Judge dismisses provider’s class-action antitrust claim against the American Board of Radiology

An Illinois judge has tossed one imaging professional’s class-action lawsuit against the American Board of Radiology, unconvinced that the group used anti-competitive practices to promote its certification programs.

Tennessee-based radiologist Sadhish Siva, MD, had argued in court that the ABR ran afoul of antitrust laws by tying together its physician certification and ongoing recertification programs, locking providers into years of expensive accreditation with little benefit. However, Judge Jorge Alonso ruled Tuesday, Nov. 19, that both were components of one singular product, doled out in a multi-stage process, and do not violate antitrust laws.

“The court is not convinced,” Alonso wrote in his dismissal. “Ultimately ABR sells only one product: certification of radiologists as having ‘acquired the requisite standard of knowledge, skill and understanding essential’ to the practice of medicine in their particular specialty or subspecialty. This was once a one-stage process, and it is now a multi-stage process, but it does not follow that the certification process consists of separate products; now as ever, there is only one product,” he added later.

The judge was referring to the ABR’s decision to later add its Maintenance of Certification (MOC) process in 2002, requiring recertification every 10 years, after first only selling that initial certification. ABR had previously offered a lifetime certification, but nixed it before Siva finished radiology training, obligating him to re-up every decade at what he alleged were exorbitant costs.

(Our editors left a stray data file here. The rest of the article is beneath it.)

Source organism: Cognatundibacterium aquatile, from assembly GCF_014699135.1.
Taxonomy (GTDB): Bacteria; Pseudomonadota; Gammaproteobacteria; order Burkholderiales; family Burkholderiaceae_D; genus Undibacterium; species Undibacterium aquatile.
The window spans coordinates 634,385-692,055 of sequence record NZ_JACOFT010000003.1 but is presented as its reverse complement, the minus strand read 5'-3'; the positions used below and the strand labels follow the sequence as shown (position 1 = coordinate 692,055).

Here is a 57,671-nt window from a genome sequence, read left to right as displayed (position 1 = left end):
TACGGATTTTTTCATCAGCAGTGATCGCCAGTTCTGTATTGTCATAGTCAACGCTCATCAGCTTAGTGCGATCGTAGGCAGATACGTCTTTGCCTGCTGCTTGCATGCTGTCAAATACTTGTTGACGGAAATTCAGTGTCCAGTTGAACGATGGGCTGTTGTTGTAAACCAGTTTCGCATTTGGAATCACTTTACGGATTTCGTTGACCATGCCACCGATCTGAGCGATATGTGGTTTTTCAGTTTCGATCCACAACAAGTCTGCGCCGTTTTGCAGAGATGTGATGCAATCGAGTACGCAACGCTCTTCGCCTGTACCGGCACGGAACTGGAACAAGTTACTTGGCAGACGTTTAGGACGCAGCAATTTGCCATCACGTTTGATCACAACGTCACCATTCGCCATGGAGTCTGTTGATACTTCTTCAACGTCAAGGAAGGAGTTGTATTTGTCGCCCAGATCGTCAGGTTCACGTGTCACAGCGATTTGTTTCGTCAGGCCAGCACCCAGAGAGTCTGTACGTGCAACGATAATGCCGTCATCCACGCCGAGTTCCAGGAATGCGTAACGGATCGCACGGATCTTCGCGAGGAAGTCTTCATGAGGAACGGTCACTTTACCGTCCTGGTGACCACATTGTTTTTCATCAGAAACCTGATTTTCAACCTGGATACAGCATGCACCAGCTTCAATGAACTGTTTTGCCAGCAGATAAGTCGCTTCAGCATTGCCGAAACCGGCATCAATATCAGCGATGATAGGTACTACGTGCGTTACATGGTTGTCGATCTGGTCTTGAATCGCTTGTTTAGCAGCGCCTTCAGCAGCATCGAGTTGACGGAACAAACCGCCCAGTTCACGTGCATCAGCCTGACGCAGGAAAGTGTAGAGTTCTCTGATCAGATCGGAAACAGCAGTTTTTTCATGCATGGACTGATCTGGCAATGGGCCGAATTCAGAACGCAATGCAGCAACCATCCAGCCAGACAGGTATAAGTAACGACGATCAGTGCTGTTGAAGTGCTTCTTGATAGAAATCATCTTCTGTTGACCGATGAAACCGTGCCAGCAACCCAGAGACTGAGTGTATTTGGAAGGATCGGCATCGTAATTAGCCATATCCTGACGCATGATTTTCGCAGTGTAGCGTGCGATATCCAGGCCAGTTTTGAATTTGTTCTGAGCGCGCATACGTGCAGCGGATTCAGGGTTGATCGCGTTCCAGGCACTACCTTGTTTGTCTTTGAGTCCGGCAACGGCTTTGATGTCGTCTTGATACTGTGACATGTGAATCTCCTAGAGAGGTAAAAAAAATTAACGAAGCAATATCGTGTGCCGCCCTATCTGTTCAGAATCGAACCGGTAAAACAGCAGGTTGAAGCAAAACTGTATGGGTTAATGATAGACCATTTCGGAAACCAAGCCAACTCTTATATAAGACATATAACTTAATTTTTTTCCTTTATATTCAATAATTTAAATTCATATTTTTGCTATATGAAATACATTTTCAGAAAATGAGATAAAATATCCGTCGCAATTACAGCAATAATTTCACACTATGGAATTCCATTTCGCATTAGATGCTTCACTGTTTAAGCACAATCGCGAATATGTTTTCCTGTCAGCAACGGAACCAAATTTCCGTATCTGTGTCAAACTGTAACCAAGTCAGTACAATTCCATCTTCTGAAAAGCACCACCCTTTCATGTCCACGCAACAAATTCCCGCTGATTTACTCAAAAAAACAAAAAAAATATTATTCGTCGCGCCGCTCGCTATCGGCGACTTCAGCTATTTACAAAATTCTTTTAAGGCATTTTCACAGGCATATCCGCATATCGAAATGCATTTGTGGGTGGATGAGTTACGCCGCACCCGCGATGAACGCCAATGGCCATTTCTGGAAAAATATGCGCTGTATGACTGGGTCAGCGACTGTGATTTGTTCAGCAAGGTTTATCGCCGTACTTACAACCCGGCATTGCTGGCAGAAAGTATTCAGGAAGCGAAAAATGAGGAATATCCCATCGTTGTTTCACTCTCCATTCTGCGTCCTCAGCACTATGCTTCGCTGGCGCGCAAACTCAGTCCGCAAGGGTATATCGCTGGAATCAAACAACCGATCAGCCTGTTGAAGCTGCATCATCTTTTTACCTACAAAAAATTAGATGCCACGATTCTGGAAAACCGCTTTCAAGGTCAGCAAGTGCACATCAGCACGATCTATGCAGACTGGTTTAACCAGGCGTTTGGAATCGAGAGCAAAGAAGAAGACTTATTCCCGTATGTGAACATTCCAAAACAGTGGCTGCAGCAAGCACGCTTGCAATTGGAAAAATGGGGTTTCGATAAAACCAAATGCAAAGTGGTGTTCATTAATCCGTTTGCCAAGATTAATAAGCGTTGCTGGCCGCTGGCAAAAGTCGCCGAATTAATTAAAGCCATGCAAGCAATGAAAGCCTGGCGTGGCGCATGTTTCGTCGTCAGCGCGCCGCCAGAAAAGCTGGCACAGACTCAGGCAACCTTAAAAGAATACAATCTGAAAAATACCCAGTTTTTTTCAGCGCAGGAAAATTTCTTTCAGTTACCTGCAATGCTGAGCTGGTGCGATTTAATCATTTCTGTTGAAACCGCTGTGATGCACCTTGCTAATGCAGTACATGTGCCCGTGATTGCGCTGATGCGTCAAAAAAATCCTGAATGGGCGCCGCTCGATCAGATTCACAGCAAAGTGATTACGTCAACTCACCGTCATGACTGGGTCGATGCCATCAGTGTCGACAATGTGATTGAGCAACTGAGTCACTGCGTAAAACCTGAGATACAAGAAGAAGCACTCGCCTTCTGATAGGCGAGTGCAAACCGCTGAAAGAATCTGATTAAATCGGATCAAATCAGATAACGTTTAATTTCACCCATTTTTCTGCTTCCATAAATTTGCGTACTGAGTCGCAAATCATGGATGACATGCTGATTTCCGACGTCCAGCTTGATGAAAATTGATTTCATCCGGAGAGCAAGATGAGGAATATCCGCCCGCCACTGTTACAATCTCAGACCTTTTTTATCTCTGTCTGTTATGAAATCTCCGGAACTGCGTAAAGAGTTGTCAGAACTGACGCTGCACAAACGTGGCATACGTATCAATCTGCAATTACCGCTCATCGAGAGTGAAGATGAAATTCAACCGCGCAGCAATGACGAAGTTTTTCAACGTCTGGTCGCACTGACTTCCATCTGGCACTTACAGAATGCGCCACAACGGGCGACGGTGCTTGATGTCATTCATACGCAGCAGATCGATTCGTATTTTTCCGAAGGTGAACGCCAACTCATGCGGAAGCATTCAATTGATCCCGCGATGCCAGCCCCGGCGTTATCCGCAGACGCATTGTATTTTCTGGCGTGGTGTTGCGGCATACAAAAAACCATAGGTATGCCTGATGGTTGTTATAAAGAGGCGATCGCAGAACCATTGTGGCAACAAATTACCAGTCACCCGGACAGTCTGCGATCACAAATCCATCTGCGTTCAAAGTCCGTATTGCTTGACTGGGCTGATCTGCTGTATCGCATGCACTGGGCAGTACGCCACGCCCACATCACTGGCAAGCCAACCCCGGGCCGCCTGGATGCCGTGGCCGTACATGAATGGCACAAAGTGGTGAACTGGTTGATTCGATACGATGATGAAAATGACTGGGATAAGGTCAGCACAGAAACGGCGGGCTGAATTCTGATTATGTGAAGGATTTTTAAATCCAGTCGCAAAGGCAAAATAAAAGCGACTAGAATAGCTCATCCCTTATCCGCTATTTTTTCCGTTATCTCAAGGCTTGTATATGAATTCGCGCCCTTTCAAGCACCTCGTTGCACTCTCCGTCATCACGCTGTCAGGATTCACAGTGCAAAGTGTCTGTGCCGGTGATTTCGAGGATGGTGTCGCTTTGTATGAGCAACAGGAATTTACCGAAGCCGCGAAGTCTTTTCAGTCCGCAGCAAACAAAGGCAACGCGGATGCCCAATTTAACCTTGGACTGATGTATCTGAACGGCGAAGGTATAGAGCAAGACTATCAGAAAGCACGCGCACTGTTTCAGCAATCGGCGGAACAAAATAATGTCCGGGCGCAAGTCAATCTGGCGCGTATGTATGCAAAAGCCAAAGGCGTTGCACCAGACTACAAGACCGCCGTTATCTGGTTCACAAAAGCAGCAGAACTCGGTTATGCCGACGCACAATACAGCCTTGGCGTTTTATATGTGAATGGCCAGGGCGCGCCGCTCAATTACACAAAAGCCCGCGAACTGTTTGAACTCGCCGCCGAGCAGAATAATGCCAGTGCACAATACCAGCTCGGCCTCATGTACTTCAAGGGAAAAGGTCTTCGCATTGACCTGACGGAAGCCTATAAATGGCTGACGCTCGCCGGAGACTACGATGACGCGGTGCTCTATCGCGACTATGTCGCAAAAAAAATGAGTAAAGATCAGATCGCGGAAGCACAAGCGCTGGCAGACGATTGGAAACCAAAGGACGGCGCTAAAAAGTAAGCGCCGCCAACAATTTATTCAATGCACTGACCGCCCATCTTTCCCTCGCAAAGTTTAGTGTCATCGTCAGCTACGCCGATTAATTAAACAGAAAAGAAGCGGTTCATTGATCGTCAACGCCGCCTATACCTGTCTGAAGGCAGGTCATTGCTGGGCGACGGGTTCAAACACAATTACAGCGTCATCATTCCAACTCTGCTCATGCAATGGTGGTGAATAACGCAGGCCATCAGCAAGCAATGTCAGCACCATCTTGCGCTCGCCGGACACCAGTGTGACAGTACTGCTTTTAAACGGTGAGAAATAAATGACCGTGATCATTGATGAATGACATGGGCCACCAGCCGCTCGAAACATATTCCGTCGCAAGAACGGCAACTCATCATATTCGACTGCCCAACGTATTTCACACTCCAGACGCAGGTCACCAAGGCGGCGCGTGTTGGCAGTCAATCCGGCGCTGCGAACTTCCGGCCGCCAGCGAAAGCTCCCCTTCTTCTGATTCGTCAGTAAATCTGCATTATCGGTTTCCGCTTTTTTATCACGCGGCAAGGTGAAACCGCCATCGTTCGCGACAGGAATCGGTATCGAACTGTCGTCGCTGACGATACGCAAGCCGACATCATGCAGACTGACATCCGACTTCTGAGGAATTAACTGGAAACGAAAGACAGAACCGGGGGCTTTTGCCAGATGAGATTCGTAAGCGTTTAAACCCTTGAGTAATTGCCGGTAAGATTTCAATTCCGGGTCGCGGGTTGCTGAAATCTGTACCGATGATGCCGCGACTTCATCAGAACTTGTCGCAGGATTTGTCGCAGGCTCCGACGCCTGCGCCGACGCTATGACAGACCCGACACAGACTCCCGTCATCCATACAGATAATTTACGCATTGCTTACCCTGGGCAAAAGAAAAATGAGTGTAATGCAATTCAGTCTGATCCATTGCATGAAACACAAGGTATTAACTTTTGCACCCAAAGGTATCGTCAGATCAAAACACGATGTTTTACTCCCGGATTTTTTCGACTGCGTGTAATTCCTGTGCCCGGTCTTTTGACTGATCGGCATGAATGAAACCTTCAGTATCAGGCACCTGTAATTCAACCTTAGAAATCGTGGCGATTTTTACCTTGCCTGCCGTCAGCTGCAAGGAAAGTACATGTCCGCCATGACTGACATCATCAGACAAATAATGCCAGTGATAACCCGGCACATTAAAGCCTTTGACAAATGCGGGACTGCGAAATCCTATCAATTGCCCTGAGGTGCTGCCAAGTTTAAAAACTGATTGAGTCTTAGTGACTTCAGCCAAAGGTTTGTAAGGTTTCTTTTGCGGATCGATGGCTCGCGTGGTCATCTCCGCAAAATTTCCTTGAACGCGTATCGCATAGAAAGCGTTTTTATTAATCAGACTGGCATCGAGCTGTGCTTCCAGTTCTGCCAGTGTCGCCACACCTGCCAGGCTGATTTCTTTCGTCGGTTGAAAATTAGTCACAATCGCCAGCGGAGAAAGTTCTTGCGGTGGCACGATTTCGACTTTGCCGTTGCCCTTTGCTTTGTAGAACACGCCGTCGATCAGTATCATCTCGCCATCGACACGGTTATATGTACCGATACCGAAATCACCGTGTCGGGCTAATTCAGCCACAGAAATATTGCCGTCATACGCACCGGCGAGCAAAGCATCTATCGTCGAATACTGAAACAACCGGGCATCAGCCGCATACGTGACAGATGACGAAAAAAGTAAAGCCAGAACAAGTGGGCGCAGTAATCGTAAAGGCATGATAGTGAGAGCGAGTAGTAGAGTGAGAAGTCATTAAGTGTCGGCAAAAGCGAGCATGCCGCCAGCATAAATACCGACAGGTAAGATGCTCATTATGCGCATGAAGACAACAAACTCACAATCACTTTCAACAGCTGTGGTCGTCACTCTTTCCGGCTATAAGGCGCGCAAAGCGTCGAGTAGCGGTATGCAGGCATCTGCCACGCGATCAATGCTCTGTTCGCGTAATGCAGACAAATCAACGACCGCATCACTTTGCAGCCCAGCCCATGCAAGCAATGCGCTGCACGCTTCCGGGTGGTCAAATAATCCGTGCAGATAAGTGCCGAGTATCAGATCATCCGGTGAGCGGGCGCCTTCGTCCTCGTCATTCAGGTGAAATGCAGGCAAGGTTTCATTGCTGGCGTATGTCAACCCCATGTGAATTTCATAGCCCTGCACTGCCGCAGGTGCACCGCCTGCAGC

The suit was first filed in February in the U.S. District Court for the Northern District of Illinois, which is home of the ABR’s Chicago testing center. It alleged that ABR illegally tied its initial certifications to its MOC program using “various anti-competitive, exclusionary, and unlawful actions” to promote the program, Radiology Business reported at the time.

Siva had sought a trial by jury as well as damages and injunctive relief on behalf of all radiologists required by the board to purchase MOC to maintain their certification. Alonso is giving Siva and his attorneys until Dec. 9 to amend the complaint.

The Illinois judge’s ruling aligns with another recent court decision to dismiss an antitrust lawsuit against the American Board of Internal Medicine. These lawsuits come as frustration continues to increase among a number of specialties, including radiology, over rapidly changing certification policies. 

Siva and his attorneys did not immediately respond to a Radiology Business request for comment Thursday, Nov. 21.

In a statement sent to Radiology Business, ABR Executive Director Valerie Jackson, MD, said: “Our certification and maintenance of [the] certification process are important to our mission to certify that diplomates demonstrate the requisite knowledge, skill and understanding of their disciplines to the benefit of patients."